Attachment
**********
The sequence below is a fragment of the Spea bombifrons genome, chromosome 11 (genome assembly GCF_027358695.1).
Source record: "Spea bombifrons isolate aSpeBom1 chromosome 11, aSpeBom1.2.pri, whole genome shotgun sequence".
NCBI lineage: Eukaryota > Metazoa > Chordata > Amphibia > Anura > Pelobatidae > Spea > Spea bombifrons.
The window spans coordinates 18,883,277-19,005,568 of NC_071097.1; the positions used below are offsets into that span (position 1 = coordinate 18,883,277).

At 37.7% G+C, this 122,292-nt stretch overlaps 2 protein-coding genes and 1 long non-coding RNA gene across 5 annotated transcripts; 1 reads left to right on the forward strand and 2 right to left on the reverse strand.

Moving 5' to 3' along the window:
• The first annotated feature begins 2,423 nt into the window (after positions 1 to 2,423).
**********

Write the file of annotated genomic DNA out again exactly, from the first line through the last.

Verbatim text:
The sequence below is a fragment of the Spea bombifrons genome, chromosome 11 (genome assembly GCF_027358695.1).
Source record: "Spea bombifrons isolate aSpeBom1 chromosome 11, aSpeBom1.2.pri, whole genome shotgun sequence".
NCBI lineage: Eukaryota > Metazoa > Chordata > Amphibia > Anura > Pelobatidae > Spea > Spea bombifrons.
The window spans coordinates 18,883,277-19,005,568 of NC_071097.1; the positions used below are offsets into that span (position 1 = coordinate 18,883,277).

At 37.7% G+C, this 122,292-nt stretch overlaps 2 protein-coding genes and 1 long non-coding RNA gene across 5 annotated transcripts; 1 reads left to right on the forward strand and 2 right to left on the reverse strand.

Moving 5' to 3' along the window:
• The first annotated feature begins 2,423 nt into the window (after positions 1 to 2,423).